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Thursday, August 25, 2011
Nervous anticipation in Tahiti

By Peter Wilson

In 2005 CJ Hobgood stroked into this wave, which still stands as one of the biggest paddle-in waves at Teahupoo. That could all change this weekend.

News of a massive swell heading toward Tahiti has been circulating through the surfing world for over a week now. Local Tahitian surfers, big wave chargers and chart watchers have all been describing the predicted swell as the biggest they've ever seen. Smack in the middle of the Billabong Pro Tahiti waiting period -- the fifth stop on the ASP World Tour -- the swell is due to peak on Saturday with surf heights in the 30-foot range.

The Billabong Pro has been in lay-day mode for the past three days, and the hype amongst the competitors has been subdued but bubbling away just under the surface. Gabe Kling was one of the first of the top 34 surfers to turn up in Tahiti this year. He came 10 days out from the start of the contest to practice and was on the ground when the first tentative forecasts were coming through.

"I'm actually not trying to get too psyched right now -- I won't be able to sleep if I do," said Kling. "I was thinking about it when I first heard the forecast last week and I tossed and turned all night."

While Kling is trying to play it down, world No. 1 Joel Parkinson is rubbing his hands together, visibly excited about the prospects of getting serious surf for his heats.

"Whether I'm surfing a heat or sitting in the channel watching guys tow-in, it's going to be awesome," said Parkinson. "The hype is starting to get here. It's less than 24 hours out now and everyone is starting to get pretty pumped up. Bring it on. To see Teahupoo in all its glory is going to be amazing."

Parkinson has been keeping it mellow over the past few days out at Teahupoo, surfing 4-foot barrels with his coach Luke Egan and Mark Occhilupo, even going switch-foot a few times just for a laugh. He did admit to keeping an eye on the forecasts, though.

"All these swell forecasts can change so much and so quickly as the days go on," he explained. "Especially when they're trying to predict what's happening a week away. ... But when you get to the 24-hour period, you know it's coming."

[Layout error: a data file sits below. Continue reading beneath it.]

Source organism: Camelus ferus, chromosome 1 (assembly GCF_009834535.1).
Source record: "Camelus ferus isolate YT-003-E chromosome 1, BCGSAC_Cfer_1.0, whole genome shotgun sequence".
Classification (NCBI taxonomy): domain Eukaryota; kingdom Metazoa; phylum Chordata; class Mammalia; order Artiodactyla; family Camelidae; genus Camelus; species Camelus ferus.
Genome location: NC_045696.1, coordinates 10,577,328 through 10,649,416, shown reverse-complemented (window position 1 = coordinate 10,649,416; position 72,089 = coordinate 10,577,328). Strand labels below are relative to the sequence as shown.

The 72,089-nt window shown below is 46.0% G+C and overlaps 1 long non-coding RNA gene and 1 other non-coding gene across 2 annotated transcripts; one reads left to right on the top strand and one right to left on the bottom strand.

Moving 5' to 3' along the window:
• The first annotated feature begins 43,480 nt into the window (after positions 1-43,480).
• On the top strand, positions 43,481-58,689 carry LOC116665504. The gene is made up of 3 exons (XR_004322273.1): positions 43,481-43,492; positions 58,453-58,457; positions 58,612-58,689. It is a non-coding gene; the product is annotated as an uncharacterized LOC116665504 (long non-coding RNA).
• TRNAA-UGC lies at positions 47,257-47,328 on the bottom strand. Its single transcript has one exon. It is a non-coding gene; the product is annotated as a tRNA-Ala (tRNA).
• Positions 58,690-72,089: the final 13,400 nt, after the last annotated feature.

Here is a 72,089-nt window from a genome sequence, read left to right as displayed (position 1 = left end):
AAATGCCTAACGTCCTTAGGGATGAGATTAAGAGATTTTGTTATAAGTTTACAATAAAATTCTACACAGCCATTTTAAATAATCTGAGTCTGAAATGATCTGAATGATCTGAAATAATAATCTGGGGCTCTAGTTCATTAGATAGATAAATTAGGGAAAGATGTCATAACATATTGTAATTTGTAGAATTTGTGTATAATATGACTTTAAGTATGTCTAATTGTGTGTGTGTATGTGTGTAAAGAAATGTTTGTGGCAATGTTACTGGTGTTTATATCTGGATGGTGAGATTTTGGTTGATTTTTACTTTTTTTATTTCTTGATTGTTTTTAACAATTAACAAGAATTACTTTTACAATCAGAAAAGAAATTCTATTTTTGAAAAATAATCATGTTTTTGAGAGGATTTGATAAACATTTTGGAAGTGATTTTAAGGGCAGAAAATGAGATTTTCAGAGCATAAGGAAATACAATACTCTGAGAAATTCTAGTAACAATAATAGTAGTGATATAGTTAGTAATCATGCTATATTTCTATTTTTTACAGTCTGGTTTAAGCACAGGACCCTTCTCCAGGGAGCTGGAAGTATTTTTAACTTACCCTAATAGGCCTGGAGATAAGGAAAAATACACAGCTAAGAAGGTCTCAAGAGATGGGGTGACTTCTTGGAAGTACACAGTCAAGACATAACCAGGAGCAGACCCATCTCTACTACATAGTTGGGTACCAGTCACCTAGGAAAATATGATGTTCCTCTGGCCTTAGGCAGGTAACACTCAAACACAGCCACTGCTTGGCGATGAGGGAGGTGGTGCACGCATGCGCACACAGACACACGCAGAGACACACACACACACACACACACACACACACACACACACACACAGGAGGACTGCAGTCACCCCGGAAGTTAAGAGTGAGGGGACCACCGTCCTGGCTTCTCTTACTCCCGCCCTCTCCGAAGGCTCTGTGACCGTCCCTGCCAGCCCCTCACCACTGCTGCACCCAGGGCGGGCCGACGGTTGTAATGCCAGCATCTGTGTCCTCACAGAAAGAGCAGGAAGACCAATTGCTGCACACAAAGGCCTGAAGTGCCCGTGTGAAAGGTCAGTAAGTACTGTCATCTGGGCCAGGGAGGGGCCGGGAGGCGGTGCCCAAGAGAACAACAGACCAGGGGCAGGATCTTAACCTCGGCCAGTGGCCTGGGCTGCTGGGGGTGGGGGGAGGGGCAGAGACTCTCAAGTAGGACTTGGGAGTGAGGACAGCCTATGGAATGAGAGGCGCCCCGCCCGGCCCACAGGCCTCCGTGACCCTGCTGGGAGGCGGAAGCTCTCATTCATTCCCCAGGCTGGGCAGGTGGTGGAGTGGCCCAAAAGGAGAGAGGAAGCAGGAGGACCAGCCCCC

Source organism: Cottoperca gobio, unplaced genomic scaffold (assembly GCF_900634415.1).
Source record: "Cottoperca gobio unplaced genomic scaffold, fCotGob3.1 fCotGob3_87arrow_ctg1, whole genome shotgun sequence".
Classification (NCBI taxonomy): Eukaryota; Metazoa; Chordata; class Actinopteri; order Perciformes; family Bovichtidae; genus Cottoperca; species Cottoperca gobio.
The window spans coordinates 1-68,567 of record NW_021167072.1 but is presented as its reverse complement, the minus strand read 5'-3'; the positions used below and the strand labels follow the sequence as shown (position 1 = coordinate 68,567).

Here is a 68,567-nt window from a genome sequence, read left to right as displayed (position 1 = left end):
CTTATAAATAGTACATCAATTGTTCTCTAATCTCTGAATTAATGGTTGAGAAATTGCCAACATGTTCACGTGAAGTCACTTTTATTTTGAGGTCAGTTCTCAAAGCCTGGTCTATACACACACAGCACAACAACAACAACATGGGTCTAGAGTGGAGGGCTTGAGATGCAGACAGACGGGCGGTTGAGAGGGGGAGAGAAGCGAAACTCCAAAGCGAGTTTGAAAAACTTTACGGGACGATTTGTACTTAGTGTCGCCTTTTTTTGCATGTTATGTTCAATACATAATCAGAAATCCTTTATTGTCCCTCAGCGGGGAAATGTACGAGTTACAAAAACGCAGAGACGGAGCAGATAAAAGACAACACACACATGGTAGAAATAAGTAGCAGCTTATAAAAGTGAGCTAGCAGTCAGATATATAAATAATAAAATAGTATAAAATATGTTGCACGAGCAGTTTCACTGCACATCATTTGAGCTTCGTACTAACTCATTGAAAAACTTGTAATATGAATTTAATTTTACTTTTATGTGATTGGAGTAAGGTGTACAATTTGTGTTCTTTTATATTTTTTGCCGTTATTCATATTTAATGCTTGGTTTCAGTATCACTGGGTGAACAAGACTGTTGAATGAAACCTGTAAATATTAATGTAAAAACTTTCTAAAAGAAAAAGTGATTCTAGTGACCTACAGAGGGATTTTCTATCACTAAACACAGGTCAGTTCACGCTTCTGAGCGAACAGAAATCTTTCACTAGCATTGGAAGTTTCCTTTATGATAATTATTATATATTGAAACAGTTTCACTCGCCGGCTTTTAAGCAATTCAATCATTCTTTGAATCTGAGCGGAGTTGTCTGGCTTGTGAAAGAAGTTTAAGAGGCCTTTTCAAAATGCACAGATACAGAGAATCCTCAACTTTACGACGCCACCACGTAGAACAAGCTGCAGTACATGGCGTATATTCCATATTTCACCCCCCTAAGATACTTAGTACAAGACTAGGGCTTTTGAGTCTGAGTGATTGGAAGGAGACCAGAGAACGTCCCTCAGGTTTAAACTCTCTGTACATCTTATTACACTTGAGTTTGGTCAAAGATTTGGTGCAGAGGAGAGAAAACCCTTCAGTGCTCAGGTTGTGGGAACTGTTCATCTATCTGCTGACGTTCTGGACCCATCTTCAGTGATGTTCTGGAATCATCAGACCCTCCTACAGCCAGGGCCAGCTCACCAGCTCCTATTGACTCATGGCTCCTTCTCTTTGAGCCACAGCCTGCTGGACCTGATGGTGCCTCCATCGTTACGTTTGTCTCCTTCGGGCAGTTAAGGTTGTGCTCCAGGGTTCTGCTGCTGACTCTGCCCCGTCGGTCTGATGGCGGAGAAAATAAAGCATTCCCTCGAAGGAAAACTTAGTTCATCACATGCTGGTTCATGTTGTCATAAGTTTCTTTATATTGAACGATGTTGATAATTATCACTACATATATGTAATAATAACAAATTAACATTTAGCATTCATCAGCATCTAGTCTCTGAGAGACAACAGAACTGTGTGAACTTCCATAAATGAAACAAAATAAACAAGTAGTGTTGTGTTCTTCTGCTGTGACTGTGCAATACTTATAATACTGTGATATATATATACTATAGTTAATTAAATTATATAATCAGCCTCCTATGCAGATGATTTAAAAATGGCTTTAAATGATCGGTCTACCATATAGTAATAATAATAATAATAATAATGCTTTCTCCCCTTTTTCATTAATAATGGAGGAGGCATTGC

Owen Wright has a reputation for being a great tube rider, but this swell is going to push him well beyond his limits.

For Owen Wright, who is in only his second year on tour, the situation is a little different.

"I haven't surfed waves this big since I was about 17, maybe since I surfed really big Pipeline. I'm sure I can surf what's coming, but I have to admit, I'm a little bit nervous," Wright admitted. "I came over here when I was 16 and paddled out on a massive swell, maybe an 8-to-12-foot day, and I got a few 8-footers, but nothing like it's going to be in the next few days. I don't really know what to expect."

And while Kling hasn't been losing too much sleep the past few nights, and Parko has been having fun, the swell has been creeping into conversations with other surfers.

"I think I'm pretty lucky staying with the Hobgoods [twins C.J. and Damien Hobgood] and Kieren [Perrow] because they've been here when it's big and they are telling us what to expect," said Kling. "I know that Brett [Simpson], Pat [Gudauskas] and I have never really seen the side of Teahupoo that we're about to see in the next few days. It's been good to hear what to expect, but it's funny too because it's like sitting around the campfire and someone's telling ghost stories. After listening to all the stories, it's a little hard not to be thinking about dropping in to the biggest wave of your life."

Kling adds, "When you have C.J. or Damien telling you it's going to be scary, then you know it is going to be scary! It's intimidating, but it's also the chance to get the barrel of your life."

"Where I come from, there aren't too many reef breaks," joked Simpson, who hails from Huntington Beach, Calif. "[The Hobgoods] have taken me under their wing, teaching me the ropes. It's been fun. You come here and think about stuff like, 'What are you going to do when you're caught inside?' I'm not sure how I'm going to go, but I'm excited just waiting to see it all."

The excitement for what's coming in the next few days is palpable. Billabong plans to run the contest Thursday and Friday in the predicted 8- to 12-foot swell (double-to-triple overhead-plus, with larger sets, according to Surfline), and then call a lay-day on Saturday to let the tow-in surfers have Teahupoo all to themselves. The final day of the contest could be Sunday as the swell drops back down a little. Whichever way you look at it, the next four days are going to be very special in the folklore of Teahupoo.